Some "normal" people did get very rich in the stock market too. A certain kind of mathematically inclined person who did not have "trust" problems with authority could do very well simply by buying and holding through umpteen upturns and downturns, assuming he or she had the fortitude to stick it out and the wherewithal to do so. But most people didn't have a chance. They saw the losses and panicked. Or they lost their jobs in the downturn and had to sell stocks to survive.
Even today, had people held on to their stocks during 2008 and 2009, they might have been able to recoup some of their losses. This makes it doubly agonizing. But who could afford to hold? Real unemployment is near 30 percent in the US. Very few people could buy and hold through a major financial crisis – especially families that have kids. How can you can hold a portfolio that has lost 50 percent of its funds and may go still lower? The children need to eat. You sell. And then … Ben Bernanke begins to stimulate. He prints money – effectively taxing citizens through inflation – and bails out the big banks that would otherwise go under. Some of that money finds its way into the stock market. And the result …
Stocks Up 17% Since Announcement Of Fed's Plan … The stock market's 17% rise since Federal Reserve chairman Ben Bernanke announced his plans for a second round of quantitative easing in late August has sparked further speculation that the economy may be on its way to recovery. Bernanke's push to reinvigorate the economy through a massive, $600 billion series of government debt purchases has been met with mixed responses. Though the move (dubbed QE2, for quantitative easing) is meant to boost employment and lower interest rates, others fear the possibility that it will instead fuel inflation. As its doubled its pre-crisis balance sheet to more than $2.3 trillion, the Fed's low interest rates and debt-buying programs have done much to enrich corporate coffers. But the program's effect on the larger economy is less clear. – Huffington Post/ First Posted: 12-17-10 02:48 PM
Now we note in the above article excerpt that the market moved up merely on anticipation of more Fed money-from-nothing. But in fact there is quite a bit of additional money sloshing around in the American economy from previous quantitative easings. Gradually, paper money is overwhelming the ruin of 2008, from a securities trading standpoint at any rate. The powers-that-be are determined to get the economy "back on track" – hyperstimulated into consumerism once more – before a civil insurrection breaks out, which is likely to happen eventually anyway. Additionally, the budget crisis will eventually have an impact on the military-industrial gravy train and will make America's serial wars less feasible. (See other article, this issue.) Tax revenues must be brought back on track.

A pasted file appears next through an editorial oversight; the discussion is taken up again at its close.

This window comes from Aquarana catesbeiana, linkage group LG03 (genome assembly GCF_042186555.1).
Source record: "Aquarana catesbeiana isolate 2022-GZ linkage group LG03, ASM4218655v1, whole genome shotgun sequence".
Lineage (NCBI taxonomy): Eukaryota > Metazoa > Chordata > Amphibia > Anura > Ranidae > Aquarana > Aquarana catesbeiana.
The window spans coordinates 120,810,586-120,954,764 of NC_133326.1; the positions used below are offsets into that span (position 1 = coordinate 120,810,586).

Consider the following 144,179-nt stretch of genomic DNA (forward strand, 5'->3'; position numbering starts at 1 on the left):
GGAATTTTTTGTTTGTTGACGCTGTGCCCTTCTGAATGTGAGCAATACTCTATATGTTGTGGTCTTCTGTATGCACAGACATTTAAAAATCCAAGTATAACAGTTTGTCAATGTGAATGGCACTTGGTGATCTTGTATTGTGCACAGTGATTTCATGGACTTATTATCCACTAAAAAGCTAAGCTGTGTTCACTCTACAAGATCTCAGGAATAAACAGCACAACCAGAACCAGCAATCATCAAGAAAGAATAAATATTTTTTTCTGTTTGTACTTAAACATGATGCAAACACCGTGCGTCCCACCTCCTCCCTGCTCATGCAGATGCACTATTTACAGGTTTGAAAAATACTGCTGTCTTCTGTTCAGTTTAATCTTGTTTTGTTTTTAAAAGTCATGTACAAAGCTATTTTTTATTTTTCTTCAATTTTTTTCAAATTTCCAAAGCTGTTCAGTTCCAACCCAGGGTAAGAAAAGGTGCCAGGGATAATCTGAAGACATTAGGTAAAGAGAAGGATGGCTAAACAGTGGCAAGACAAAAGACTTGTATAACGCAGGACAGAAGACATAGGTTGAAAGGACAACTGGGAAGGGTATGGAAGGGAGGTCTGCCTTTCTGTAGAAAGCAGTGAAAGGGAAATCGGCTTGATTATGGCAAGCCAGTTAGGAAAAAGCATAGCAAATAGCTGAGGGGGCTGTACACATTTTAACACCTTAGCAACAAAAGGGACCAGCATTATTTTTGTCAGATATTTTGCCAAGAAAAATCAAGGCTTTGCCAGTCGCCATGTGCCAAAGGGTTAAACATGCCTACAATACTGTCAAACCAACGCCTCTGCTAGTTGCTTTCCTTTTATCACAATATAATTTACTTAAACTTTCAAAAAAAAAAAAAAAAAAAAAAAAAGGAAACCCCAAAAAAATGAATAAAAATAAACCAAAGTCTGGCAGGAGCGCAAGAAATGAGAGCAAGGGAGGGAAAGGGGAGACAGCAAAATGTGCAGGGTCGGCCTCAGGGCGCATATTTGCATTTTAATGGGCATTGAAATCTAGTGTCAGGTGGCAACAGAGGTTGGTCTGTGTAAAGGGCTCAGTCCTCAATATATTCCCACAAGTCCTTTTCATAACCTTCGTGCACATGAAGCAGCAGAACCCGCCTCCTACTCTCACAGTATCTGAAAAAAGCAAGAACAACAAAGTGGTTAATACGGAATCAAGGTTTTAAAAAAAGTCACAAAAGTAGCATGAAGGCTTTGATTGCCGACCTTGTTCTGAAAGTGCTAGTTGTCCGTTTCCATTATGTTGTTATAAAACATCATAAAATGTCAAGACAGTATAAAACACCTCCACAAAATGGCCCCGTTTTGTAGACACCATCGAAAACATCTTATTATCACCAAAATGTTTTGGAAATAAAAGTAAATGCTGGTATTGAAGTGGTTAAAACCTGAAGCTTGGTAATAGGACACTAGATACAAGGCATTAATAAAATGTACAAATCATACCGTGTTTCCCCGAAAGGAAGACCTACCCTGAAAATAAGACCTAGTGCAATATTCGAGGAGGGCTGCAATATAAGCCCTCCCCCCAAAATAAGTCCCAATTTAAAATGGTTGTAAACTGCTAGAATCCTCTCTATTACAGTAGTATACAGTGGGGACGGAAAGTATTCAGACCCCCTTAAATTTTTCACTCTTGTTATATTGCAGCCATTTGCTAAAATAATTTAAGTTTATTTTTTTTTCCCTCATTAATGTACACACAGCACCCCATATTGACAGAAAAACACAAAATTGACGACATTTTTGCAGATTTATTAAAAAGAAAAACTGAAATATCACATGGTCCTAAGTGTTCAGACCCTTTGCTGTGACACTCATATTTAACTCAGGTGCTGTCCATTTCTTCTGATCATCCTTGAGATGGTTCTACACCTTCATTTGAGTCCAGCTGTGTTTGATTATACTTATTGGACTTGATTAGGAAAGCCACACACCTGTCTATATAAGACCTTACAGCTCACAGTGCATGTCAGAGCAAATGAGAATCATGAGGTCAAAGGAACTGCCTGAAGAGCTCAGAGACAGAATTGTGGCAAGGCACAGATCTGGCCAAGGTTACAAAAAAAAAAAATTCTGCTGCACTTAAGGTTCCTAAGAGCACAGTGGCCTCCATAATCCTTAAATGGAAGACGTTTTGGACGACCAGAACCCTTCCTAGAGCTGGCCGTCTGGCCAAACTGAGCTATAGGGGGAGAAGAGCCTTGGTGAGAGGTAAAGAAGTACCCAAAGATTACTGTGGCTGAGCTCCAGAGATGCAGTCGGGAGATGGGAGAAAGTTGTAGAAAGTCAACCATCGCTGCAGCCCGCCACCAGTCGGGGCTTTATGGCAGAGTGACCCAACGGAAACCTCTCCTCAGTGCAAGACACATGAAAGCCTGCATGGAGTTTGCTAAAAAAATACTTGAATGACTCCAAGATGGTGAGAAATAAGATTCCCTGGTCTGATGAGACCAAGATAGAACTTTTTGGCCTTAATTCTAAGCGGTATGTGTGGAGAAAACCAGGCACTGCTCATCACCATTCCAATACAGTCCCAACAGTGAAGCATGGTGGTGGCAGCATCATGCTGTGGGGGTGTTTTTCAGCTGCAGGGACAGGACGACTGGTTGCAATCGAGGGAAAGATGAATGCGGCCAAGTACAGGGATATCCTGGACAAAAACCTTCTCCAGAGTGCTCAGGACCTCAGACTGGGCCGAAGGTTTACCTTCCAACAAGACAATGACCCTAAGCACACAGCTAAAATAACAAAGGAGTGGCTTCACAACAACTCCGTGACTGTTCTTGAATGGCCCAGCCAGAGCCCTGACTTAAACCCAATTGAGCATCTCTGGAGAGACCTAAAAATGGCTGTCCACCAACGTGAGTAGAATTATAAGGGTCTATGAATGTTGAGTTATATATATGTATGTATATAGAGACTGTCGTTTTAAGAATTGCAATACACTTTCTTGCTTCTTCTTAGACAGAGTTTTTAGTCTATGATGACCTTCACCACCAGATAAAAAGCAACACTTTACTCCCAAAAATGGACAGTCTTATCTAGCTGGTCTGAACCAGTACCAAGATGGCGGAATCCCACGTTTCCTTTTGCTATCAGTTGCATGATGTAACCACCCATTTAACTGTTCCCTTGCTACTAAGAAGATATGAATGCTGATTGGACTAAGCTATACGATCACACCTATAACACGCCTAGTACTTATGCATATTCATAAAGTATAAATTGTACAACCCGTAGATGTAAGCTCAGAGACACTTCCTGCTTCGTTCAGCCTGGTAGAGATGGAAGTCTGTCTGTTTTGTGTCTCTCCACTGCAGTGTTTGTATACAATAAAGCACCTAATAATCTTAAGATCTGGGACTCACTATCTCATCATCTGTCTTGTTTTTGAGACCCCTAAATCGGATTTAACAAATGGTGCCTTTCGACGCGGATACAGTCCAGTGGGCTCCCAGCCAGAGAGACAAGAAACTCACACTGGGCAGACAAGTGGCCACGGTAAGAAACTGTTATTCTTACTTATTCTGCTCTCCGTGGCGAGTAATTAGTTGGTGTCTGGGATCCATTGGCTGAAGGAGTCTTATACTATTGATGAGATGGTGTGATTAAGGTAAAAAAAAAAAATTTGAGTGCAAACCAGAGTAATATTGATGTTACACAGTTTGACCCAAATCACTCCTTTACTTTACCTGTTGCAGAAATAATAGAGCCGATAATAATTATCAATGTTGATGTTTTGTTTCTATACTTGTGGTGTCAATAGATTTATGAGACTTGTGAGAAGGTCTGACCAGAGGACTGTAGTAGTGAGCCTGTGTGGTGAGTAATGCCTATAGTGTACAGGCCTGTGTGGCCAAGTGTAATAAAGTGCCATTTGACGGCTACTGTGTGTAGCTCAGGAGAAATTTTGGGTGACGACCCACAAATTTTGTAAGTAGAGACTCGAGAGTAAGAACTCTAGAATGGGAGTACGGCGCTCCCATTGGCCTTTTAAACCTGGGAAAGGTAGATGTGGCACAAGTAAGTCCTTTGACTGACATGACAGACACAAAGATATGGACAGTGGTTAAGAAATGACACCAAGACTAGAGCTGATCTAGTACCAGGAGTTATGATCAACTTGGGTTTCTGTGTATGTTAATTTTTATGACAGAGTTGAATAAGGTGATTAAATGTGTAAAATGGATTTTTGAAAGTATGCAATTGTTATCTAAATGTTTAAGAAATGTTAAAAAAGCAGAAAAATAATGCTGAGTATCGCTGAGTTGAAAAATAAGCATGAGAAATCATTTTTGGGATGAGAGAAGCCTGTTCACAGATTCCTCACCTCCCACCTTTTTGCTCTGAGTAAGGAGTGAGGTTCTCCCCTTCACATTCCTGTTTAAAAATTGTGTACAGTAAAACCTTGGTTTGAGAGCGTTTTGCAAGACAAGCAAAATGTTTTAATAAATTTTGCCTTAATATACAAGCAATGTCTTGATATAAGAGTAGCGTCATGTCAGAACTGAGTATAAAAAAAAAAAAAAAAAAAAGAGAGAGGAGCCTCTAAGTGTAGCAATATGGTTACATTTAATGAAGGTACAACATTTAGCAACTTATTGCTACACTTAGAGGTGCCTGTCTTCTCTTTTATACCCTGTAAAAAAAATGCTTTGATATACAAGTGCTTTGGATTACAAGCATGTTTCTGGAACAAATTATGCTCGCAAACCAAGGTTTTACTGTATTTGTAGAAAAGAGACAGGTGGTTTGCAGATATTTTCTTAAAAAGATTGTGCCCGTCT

The problem with the above economic methodology (outside of the general ruin that it brings down on almost everyone's head) is that in big downturns, it doesn't do much for employment. The PTB as we have often observed will be drawn-and-quartered before they will print money-from-nothing directly for individuals, in order to achieve maximum circulation. The paper money printing operations will make use of their banks or other financial entities. That's to preserve the mystery of the system – so people don't start to realize that the entire financial industry is nothing more than an aggregate distribution method for central banking/central planning and ultimately a redistribution process for American wealth.
The combination of this inefficient dissemination scheme and the bailouts themselves (which make it impossible to figure out if a company is a good investment or a bankrupt) means that Western economies will not recover from the latest financial debacle for years and even decades. That does not shut down the happy talk, however. Rather than acknowledge the reality of the faux-economic system that the power elite has foisted upon the world, mainstream media is once again hyping the hyped-up American stock market. Here's an "analysis" of the stock market's current "success" excerpted from an article in the Straits Times:
Wall Street climbs to fresh 2-year highs … WALL Street stocks closed higher on Tuesday, as the Dow Jones index reached fresh two-year highs, with markets boosted by strong earnings from firms including software giant Adobe. 'The major stock averages are enjoying some holiday cheer,' said Scott Marcouiller from Wells Fargo Advisors. 'Positive earnings from Adobe Systems and Jabil Circuit and corporate deal-making have put helped pushed the Dow and Nasdaq to new highs.' – Straits Times
Holiday cheer, huh? What the American stock market is enjoying is literally trillions of paper dollars printed from nothing by one of the elite's poster boys, Ben Bernanke. It has boosted the financial industry and in turn provided a rationale for financial industry workers to argue that they should receive, once again, super-sized bonuses. Many may not fully understand the mechanism whereby their businesses have been rehabilitated but that will not stop them from making the case that they ought to be justly compensated for toiling away in America's gold mine.
Now we note from a recent quavery interview on 60 Minutes, that Ben Bernanke has come to believe this is a public relations problem. Yes, he's got that right. That's the REAL issue for those who want to conduct business-as-usual. Yet because they support the system as it is, there's not a lot that can be done about it. Bernanke's handlers predictably have in mind more regulations, or more laws … or something. (And when did people's bonuses become the Fed's problem – just asking?)
For every action, there is an equal (in size) and opposite (in direction) reaction force. – Sir Isaac Newton
The bigger problem that Bernanke et al. have is that normal, everyday people – millions of them – have seen through the charade of central banks creating money-from-nothing. The crisis played out in front of the Internet and the downturn (a second depression really) was horrible; it focused people's attention on how the system really works. A growing number in the US and in Europe understand that something is Not Right. This is a bigger problem, even, than banker bonuses. We have wondered before if central banking (or the money system itself) will even survive in its current form. We can't help but think about how deep the black hole will be when "Dreamtime" of the past 100 years is really over.